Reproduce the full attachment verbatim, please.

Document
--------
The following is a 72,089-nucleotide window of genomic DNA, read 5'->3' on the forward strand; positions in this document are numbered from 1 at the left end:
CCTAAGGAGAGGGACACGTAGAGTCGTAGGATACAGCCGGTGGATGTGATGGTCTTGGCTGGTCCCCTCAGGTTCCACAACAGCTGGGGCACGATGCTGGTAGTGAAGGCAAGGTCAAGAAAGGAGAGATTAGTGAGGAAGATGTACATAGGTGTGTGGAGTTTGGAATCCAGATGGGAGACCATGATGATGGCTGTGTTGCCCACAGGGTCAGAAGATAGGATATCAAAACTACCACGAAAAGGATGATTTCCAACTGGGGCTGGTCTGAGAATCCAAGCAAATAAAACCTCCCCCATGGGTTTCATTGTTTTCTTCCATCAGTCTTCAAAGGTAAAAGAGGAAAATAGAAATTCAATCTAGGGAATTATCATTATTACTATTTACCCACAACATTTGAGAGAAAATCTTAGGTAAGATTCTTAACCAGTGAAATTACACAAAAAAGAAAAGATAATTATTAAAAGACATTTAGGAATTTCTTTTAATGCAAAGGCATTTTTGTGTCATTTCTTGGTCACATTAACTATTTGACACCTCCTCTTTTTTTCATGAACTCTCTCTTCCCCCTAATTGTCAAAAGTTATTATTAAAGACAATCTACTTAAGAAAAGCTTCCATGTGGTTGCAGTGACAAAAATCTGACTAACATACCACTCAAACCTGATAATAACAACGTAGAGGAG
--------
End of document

The following is a 72,089-nucleotide window of genomic DNA, read 5'->3' on the forward strand; positions in this document are numbered from 1 at the left end:
CCTAAGGAGAGGGACACGTAGAGTCGTAGGATACAGCCGGTGGATGTGATGGTCTTGGCTGGTCCCCTCAGGTTCCACAACAGCTGGGGCACGATGCTGGTAGTGAAGGCAAGGTCAAGAAAGGAGAGATTAGTGAGGAAGATGTACATAGGTGTGTGGAGTTTGGAATCCAGATGGGAGACCATGATGATGGCTGTGTTGCCCACAGGGTCAGAAGATAGGATATCAAAACTACCACGAAAAGGATGATTTCCAACTGGGGCTGGTCTGAGAATCCAAGCAAATAAAACCTCCCCCATGGGTTTCATTGTTTTCTTCCATCAGTCTTCAAAGGTAAAAGAGGAAAATAGAAATTCAATCTAGGGAATTATCATTATTACTATTTACCCACAACATTTGAGAGAAAATCTTAGGTAAGATTCTTAACCAGTGAAATTACACAAAAAAGAAAAGATAATTATTAAAAGACATTTAGGAATTTCTTTTAATGCAAAGGCATTTTTGTGTCATTTCTTGGTCACATTAACTATTTGACACCTCCTCTTTTTTTCATGAACTCTCTCTTCCCCCTAATTGTCAAAAGTTATTATTAAAGACAATCTACTTAAGAAAAGCTTCCATGTGGTTGCAGTGACAAAAATCTGACTAACATACCACTCAAACCTGATAATAACAACGTAGAGGAG